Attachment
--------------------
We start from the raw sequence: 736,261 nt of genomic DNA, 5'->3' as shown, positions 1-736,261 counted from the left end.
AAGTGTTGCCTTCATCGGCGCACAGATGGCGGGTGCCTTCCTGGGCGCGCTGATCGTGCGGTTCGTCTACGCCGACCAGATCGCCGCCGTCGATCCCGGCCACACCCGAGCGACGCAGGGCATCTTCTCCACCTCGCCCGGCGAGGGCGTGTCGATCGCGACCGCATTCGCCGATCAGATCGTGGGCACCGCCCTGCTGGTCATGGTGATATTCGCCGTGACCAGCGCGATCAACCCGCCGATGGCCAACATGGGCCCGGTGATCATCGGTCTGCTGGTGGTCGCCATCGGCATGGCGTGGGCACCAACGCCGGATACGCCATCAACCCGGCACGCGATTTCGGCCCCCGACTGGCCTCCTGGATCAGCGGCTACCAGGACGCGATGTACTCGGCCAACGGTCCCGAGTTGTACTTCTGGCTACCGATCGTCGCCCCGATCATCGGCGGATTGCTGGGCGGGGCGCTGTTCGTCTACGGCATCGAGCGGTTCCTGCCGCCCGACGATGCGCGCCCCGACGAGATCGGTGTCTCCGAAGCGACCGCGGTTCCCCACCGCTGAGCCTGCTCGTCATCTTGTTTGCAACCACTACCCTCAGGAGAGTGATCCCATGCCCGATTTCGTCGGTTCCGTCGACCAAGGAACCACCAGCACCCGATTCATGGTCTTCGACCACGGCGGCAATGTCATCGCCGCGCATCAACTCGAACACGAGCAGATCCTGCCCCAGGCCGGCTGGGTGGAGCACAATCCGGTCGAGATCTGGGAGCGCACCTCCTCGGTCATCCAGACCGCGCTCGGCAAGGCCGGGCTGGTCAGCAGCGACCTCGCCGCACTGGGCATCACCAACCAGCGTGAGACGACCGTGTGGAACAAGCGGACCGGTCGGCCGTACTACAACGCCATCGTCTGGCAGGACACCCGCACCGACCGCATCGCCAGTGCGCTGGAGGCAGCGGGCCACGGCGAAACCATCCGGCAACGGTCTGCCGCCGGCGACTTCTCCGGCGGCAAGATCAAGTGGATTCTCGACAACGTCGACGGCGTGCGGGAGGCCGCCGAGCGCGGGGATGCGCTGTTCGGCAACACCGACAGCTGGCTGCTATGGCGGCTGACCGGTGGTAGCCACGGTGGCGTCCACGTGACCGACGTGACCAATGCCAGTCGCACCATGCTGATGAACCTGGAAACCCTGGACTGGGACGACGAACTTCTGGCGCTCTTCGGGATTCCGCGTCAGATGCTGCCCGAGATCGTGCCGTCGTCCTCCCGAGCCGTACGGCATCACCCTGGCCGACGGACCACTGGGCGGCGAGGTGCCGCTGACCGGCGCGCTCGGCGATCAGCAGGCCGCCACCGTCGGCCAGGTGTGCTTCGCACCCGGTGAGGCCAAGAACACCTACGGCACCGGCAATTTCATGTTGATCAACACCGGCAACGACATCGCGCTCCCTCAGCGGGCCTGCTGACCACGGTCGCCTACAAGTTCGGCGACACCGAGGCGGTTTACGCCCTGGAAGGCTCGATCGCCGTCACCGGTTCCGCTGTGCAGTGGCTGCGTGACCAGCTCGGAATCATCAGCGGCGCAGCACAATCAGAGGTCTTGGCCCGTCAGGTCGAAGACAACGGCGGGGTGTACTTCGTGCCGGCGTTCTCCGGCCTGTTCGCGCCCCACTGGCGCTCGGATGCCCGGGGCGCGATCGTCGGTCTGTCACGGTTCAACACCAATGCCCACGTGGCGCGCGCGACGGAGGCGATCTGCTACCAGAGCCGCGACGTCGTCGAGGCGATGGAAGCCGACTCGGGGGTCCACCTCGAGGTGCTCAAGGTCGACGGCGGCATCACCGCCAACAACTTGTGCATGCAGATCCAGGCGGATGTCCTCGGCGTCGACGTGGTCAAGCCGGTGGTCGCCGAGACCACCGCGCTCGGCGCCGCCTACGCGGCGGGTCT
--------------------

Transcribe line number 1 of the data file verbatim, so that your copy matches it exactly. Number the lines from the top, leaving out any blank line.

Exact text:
We start from the raw sequence: 736,261 nt of genomic DNA, 5'->3' as shown, positions 1-736,261 counted from the left end.